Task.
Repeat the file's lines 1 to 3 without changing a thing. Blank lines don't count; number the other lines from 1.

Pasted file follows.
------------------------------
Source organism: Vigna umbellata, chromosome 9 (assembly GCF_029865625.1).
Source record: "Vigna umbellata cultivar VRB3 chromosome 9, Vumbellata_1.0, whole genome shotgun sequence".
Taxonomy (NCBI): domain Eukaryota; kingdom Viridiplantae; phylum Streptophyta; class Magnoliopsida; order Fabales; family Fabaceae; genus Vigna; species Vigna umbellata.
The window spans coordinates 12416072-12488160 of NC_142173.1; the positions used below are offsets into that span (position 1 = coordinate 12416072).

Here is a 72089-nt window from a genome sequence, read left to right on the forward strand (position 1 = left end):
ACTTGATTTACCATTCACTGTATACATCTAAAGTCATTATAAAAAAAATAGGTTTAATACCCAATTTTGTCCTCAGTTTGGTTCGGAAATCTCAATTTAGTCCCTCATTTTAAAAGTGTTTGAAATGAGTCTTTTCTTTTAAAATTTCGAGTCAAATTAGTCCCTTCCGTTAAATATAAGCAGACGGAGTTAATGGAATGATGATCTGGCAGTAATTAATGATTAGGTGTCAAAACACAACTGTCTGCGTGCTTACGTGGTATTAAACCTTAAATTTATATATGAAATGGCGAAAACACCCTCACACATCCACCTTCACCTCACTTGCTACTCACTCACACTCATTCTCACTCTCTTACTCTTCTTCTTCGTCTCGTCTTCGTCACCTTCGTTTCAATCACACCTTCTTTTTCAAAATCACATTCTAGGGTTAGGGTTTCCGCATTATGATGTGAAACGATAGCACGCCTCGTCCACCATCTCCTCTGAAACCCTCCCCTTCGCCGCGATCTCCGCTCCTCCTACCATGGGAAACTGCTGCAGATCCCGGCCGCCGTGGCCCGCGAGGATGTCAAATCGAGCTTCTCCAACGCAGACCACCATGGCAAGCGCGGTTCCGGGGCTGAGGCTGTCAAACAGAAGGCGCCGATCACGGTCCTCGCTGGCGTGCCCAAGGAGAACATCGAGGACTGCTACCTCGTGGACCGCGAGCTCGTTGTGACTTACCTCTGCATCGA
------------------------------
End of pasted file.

Source organism: Vigna umbellata, chromosome 9 (assembly GCF_029865625.1).
Source record: "Vigna umbellata cultivar VRB3 chromosome 9, Vumbellata_1.0, whole genome shotgun sequence".
Taxonomy (NCBI): domain Eukaryota; kingdom Viridiplantae; phylum Streptophyta; class Magnoliopsida; order Fabales; family Fabaceae; genus Vigna; species Vigna umbellata.